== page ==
In this guest blog post by Filipe Duarte (School of Social Work, Carleton University, Canada) Filipe introduces his recently published article arguing that the rise of right-wing populism is threatening to undermine social work values and that social workers must respond.
The recent rise of right-wing populism (indicated by events such as the election of Donald Trump in the USA, and the return of fascists to the German Reichstag) represents a serious challenge to the current social order. The broad liberal consensus, established during the post-cold war period, and founded on principles of multiculturalism, universalism, human rights, peace and prosperity is now, everywhere, in jeopardy.
The logic of right-wing populism reproduces assumptions and beliefs that violate the values, principles and commitments of social work. In this new political context social workers and social work organisations are beginning to speak out, to denounce right-wing rhetoric and to uphold social justice, human rights and the dignity of people. Those at the margins are also calling for social work advocacy and activism to act on their behalf.
The most recent special issue of Social Dialogue 17 on Populism and Social Work provides an important account of the issues of populism, discrimination, injustice, bigotry, racism, oppression and violence. It further outlines social work’s vision of the kinds of responses that should take place in support of respect for human rights, freedom and greater social justice. This is supported by social work’s already established political commitment in the form of the “Global Agenda” launched in 2012 by the International Federation of Social Workers (IFSW), the International Association of Schools of Social Work (IASSW), and the International Council on Social Welfare (ICSW).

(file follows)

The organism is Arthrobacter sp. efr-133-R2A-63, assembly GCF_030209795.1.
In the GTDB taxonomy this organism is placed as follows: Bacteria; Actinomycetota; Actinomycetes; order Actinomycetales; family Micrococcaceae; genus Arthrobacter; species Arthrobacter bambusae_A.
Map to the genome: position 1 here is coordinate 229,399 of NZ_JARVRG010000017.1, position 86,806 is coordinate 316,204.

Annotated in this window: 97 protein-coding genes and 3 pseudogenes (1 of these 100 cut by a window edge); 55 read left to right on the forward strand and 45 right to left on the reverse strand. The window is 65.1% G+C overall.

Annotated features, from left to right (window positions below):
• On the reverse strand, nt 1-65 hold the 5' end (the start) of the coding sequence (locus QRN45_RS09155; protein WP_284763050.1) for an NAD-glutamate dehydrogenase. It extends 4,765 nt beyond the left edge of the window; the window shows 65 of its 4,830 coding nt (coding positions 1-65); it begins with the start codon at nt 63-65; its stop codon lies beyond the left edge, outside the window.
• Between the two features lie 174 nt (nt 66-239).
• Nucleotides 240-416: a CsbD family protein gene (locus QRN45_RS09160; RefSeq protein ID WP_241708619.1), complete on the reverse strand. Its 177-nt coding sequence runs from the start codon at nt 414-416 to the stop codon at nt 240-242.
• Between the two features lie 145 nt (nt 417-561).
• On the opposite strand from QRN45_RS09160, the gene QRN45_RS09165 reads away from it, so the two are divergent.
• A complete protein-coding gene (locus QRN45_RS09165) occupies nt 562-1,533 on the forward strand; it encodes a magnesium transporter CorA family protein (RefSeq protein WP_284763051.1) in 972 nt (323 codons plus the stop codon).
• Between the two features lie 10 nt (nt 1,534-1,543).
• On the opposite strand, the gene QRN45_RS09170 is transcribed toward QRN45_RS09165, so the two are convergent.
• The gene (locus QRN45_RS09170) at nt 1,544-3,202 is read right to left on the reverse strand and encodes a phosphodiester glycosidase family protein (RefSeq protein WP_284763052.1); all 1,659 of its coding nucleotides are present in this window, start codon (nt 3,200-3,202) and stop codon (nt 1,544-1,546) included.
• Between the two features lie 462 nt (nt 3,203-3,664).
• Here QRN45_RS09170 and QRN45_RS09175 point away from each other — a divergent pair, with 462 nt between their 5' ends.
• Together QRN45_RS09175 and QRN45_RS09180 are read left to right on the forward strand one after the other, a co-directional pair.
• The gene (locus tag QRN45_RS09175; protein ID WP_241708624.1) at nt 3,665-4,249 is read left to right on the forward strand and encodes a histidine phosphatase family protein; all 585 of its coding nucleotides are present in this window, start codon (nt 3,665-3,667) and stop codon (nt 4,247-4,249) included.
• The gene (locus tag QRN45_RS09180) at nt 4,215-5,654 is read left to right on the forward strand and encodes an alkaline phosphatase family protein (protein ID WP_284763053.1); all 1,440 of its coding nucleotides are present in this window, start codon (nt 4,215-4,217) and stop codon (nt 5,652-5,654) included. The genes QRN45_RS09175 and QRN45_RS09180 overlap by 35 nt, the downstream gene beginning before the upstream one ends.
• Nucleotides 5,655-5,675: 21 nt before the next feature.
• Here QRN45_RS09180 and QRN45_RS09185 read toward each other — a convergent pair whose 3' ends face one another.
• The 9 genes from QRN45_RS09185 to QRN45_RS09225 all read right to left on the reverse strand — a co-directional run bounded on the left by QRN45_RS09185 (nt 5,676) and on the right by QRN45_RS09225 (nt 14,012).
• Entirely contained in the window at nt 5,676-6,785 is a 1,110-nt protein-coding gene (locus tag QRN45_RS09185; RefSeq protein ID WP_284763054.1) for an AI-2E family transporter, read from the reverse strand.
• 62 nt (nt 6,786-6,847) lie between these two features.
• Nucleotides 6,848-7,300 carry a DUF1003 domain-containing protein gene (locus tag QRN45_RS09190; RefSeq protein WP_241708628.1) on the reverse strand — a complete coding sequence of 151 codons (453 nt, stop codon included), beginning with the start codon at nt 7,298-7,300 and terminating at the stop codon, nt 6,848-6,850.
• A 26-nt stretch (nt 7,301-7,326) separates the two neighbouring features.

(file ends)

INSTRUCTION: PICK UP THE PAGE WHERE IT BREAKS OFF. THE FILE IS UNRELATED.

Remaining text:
As I argue in the article The Challenge of Right-Wing Populism for Social Work (pp. 36-38), “in the 21st century, social workers are the biggest organised social movement in the world concerned with the principles of social justice, human rights and self-determination. Undoubtedly, social workers play a crucial role in inspiring others and can also force issues on the political agenda, turning the impossible into the inevitable. Social work is rooted in community organisation and social activism.”
As Murray Bookchin (1982) has stated “if we do not do the impossible, we shall be faced with the unthinkable.”
Image credit: Stephen Melkisethian